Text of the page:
In an editorial published March 19 in Government Executive, ARMA International President Fred Pulzello, IGP, CRM, wrote that the National Archives and Records Administration (NARA) needs additional authority and resources from Congress to address the government’s compliance challenges.
He also urged the federal government to enlist the private sector to help – something the ARMA-led Coalition for Public Sector Information Governance Leadership was created in January to do. “We hope senior agency leaders will take advantage of this resource,” Pulzello said.
According to Pulzello, NARA is struggling to implement a modern recordkeeping system throughout the federal government under difficult budgetary constraints. He noted NARA’s fiscal year budget proposal calls for an increase in funding and personnel to enhance the compliance capabilities of government agencies. This is a good start, he said, “but the resources requested are woefully inadequate to the task.”
Government recordkeeping has been under an intense spotlight in recent months following revelations that several high-level government executives, including former Secretary of State Hilary Clinton and Environmental Protection Agency (EPA) Administrator Gina McCarthy, conducted official government business with private e-mail accounts and destroyed e-mails and text messages that potentially should have been retained.
On March 25, current Secretary of State John Kerry sent a letter to Steve Linick, the State Department’s inspector general, requesting that Linick review the department’s efforts to improve records management and make recommendations for meeting the challenges of “putting the principles of preservation and transparency into action,” particularly as it applies to preserving e-mails and responding to Freedom of Information Act and congressional inquiries.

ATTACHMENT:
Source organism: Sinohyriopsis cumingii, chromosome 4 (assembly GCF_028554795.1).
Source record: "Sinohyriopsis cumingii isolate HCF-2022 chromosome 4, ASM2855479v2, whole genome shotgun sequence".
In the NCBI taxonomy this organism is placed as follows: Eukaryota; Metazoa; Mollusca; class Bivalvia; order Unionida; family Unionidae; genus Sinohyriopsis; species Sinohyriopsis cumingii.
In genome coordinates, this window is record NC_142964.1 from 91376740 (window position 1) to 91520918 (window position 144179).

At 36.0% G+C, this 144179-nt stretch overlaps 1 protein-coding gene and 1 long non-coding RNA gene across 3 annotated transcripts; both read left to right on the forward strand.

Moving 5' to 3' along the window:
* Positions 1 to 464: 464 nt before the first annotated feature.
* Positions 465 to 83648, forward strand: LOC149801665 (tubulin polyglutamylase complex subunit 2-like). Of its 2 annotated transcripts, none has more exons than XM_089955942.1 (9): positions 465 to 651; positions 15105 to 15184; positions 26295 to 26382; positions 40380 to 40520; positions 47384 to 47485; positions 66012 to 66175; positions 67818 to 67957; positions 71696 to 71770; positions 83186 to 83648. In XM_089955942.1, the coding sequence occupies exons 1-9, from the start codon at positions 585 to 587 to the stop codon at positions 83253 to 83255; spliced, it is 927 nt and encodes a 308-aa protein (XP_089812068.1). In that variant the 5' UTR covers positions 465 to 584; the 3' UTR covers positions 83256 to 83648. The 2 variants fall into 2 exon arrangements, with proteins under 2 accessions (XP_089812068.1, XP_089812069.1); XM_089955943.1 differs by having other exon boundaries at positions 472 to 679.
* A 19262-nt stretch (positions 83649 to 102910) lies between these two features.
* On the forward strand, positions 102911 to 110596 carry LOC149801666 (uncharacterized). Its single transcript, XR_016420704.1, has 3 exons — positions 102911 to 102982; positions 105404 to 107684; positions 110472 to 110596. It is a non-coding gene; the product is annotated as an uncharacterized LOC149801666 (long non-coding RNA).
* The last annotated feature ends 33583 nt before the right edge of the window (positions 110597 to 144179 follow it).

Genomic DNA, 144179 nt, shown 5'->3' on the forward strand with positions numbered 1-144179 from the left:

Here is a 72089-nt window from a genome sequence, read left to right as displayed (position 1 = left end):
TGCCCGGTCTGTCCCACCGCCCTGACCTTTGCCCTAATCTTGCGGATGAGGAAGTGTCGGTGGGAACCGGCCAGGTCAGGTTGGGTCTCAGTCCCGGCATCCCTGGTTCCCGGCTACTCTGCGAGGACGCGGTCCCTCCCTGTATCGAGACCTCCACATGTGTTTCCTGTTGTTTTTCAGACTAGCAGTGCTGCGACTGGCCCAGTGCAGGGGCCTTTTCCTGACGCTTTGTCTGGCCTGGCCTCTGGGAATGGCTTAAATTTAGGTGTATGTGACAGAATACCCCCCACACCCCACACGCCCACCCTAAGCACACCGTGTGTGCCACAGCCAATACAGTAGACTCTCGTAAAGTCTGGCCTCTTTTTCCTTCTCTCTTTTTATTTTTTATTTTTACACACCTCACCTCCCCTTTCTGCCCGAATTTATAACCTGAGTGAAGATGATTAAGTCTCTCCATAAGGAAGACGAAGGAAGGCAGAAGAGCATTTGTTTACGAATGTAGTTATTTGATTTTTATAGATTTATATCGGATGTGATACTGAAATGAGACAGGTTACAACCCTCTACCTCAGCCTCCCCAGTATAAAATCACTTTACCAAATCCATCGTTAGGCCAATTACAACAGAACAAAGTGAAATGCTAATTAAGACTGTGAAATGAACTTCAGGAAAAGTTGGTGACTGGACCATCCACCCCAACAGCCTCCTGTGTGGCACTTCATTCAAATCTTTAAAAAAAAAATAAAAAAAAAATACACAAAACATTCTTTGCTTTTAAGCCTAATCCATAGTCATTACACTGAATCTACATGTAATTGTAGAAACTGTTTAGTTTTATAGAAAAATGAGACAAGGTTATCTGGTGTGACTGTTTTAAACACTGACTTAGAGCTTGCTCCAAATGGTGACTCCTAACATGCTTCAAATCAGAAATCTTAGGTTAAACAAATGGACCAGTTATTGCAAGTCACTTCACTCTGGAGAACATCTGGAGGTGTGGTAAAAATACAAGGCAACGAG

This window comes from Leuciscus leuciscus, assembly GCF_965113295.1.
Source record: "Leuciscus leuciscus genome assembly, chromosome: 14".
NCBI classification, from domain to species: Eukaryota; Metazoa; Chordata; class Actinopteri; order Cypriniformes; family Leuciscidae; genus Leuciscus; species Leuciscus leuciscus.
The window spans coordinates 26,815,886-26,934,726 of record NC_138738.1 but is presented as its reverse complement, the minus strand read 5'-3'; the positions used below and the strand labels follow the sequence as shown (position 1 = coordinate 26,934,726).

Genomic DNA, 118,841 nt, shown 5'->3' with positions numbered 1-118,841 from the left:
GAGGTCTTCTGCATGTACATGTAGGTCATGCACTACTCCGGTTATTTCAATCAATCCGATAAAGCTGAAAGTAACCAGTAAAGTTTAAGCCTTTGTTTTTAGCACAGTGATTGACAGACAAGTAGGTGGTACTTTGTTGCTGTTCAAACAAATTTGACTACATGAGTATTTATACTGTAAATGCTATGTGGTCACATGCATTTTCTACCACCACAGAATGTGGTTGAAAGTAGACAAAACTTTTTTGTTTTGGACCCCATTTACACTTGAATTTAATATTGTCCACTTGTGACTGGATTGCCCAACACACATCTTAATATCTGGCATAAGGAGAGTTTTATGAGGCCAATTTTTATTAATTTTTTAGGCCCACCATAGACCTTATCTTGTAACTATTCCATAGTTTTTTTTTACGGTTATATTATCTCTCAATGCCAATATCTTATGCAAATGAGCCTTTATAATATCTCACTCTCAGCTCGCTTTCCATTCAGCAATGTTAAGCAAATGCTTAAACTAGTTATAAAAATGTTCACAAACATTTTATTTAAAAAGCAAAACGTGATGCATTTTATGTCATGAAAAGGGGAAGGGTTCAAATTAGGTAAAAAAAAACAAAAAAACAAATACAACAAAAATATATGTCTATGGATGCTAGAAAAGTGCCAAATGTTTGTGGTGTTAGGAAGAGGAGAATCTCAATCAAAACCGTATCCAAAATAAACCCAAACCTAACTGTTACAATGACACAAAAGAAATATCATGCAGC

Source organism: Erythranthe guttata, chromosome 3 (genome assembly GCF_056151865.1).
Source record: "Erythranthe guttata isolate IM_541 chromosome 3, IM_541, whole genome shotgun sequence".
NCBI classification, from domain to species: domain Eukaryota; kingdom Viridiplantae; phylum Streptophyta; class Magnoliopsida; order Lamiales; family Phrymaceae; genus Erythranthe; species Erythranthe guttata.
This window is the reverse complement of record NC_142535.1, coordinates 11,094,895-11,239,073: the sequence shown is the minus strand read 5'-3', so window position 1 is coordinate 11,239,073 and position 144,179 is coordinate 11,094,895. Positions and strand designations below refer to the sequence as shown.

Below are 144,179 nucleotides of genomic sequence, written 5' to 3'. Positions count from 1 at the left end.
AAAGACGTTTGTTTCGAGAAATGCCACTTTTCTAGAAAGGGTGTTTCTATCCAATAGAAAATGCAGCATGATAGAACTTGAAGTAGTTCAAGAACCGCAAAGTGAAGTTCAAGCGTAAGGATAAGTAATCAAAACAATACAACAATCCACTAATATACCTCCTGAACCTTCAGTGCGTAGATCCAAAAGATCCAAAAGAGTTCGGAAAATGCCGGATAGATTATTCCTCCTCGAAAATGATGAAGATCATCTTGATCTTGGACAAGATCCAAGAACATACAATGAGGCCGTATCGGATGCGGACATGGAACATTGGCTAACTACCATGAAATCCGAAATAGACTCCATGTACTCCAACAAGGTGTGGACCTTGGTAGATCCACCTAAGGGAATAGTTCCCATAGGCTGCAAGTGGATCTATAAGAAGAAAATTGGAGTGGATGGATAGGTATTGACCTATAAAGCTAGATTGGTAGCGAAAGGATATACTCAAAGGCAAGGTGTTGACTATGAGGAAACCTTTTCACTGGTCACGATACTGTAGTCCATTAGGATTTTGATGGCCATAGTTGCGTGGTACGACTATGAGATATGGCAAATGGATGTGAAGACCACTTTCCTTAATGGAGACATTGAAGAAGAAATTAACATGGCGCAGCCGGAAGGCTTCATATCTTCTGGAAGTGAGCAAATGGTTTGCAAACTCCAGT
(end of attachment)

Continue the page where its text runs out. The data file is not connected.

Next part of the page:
“It is critical for the State Department to preserve a full and complete record of American foreign policy, consistent with federal laws and regulations,” Kerry wrote. “It is also important for the American public to have access to that record.”
Linick acknowledged he has begun probing the matter. “We are now conducting preliminary work to determine the proper scope and methodology for a review of the department's ability to preserve information and respond to information requests, among other things,” he told the Washington Examiner.
On the same day Kerry’s letter was sent, the House Science, Space and Technology Committee authorized a subpoena to compel the EPA to turn over nearly 6,000 deleted text messages McCarthy had received between 2009 and 2014 on an EPA-provided mobile phone. In a letter to McCarthy, Rep. Lamar Smith (R-TX) said he was forced to issue a subpoena after the EPA provided “partial responses” to the committee's repeated requests.
The next day, March 26, the Subcommittee on Environment and Subcommittee on Oversight held a joint hearing to examine the procedures for retaining records in light of the destruction of records at the EPA.
“Records created or received in the conduct of federal business, including text messages and other forms of electronic communication that document these transactions, can be federal records and are federal records that need to be managed appropriately,” Paul Wester, NARA’s chief records officer, told the subcommittees.
In his March 19 editorial, Pulzello also emphasized that federal records managers need an occupational classification that recognizes their increased importance.
“Effectively managing the government’s information assets across a myriad of departments and agencies is a complicated endeavor,” Pulzello said. “The dedicated federal professionals who manage records along with those at NARA who are responsible for the implementation of federal records policy lack both the authority and resources to compel consistent implementation and compliance across programs, departments and agencies.”